By Aron Blake
June 28, 2007
A large nationwide poll of Republican voters shows that an increasing number consider themselves conservative, that about half favor universal healthcare and allowing gays in the military, and that the vast majority say spreading democracy shouldn’t be the United States’ top foreign policy goal.
The poll, conducted by GOP consultant Tony Fabrizio 10 years after he conducted a similar study, also casts some doubts on the conventional wisdom about moral-issues voters, thought to be the key constituency for President Bush in 2004. It showed that the group hasn’t grown significantly in recent years and is surprisingly willing to vote for former New York
Mayor Rudy Giuliani despite his differences with it on social and moral issues.
The survey of 2,000 self-described Republican voters, titled “The Elephant Looks in the Mirror 10 Years Later,” showed that 71 percent consider themselves conservative, a 16 percent increase over the 1997 numbers.
Fifty-one percent of the GOPers said universal healthcare coverage should be a right of every American, and 49 percent favored allowing gays and lesbians to serve openly in the military.
Those two issues continue to divide the party, though, with more than 40 percent opposed to both. Fabrizio emphasized that “the devil is in the details” on healthcare, and that providing a plan that pleases the entire 51 percent would be difficult.
Nearly four in five Republicans said that U.S. foreign policy should be based on protecting economic and national security interests, versus 16 percent who preferred basing it on spreading democracy.
Fabrizio described it as a test of support for the “Bush Doctrine.”
“We’re not about spreading democracy around the world; we’re about doing what’s best for us,” Fabrizio said. “Even the [pro-Iraq war] ‘Bush hawks’ don’t buy it.”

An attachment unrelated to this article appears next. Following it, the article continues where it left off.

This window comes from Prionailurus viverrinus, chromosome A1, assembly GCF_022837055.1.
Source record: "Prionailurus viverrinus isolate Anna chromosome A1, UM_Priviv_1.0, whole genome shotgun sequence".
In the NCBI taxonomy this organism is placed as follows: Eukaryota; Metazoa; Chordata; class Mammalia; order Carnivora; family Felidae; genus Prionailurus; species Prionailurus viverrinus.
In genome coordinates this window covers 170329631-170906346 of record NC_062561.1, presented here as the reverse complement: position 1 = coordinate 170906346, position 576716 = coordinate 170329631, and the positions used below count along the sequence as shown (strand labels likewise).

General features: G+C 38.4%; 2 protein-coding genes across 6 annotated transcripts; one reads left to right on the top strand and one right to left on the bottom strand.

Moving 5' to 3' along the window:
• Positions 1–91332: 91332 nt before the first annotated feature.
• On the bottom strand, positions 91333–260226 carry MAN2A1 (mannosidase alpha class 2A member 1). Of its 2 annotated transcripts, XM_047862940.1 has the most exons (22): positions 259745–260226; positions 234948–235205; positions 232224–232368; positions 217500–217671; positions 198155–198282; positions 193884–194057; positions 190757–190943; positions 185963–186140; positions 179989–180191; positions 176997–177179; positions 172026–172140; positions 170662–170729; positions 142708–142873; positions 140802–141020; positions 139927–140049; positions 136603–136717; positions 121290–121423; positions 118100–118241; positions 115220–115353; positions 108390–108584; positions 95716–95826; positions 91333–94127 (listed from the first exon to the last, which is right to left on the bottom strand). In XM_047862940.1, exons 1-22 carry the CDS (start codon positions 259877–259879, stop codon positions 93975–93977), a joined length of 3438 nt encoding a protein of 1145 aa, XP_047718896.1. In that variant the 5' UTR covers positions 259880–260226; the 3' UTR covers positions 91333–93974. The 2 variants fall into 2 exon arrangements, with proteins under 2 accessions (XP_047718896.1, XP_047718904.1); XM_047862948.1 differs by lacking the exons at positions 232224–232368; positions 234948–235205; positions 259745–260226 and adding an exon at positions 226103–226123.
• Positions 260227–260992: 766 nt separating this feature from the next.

“Bush hawks” was one of seven groups into which the survey categorized voters. The others were “moralists,” “government knows best Republicans,” “Dennis Miller Republicans,” “fortress America Republicans,” “heartland Republicans” and “free marketeers.”
The “moralist” section of the party — those focused overwhelmingly on social and moral issues — has grown only slightly since 1997, to just less than a quarter of Republicans.
At the same time, economics-focused “free-marketeer” and “heartland-Republican” voters decreased drastically, from about half to less than 20 percent, while two new foreign policy-focused groups — “Bush hawks” and “fortress America Republicans” — took in most of their ex-members.
The poll provided several insights into Giuliani’s prospects and showed him leading the GOP field in all seven groups into which it broke the party.
Given the choice between leadership and issues, 41 percent of respondents said leadership qualities matter most, while 53 percent said issues are more important. Fabrizio made the case that Giuliani is more focused than others on the leadership segment of the party and that the figures bode well for his candidacy.
Even among “moralists,” 33 percent said they were likely to vote for someone with whom they disagreed on abortion but agreed on many other issues.
Overall, 60 percent of Republicans said they would be likely to vote for a candidate who fits that description.
The poll was conducted in late May and early June. Since then, former Sen. Fred Thompson’s (Tenn.) imminent entry into the GOP field has reduced Giuliani’s lead in other polls.
Sen. John McCain (Ariz.), a key supporter of Bush’s Iraq policy and the troop increase there, actually performed worse among the pro-Iraq “Bush hawks” than he did among Republicans in general. He took 15 percent from “Bush hawks” versus 17 percent overall.
McCain has been falling in the polls in general.
“McCain is being capped in the center of the party by Giuliani, who no question is the favorite of the moderate and liberal elements of the party,” Fabrizio said. “On the right, McCain is getting huge competition from [former Massachusetts Gov. Mitt] Romney, Thompson … and Giuliani.
“He’s not finding a home in either place.”
The “moralist” category was the most undecided group in the presidential contest, perhaps reflective of discontent with the front-runners’ records. Nearly one in five didn’t yet have a presidential preference.
The survey found that one in three has not always been a Republican, while one in four used to be a Democrat.
Three in four maintain that going to war in Iraq was the right decision.
The party has also gotten much older, with 41 percent of Republicans now 55 or older, compared to 28 percent in 1997.
The poll was conducted between May 28 and June 3 by Fabrizio, McLaughlin and Associates, with half of the surveys conducted online and half over the phone to control for age and other variables.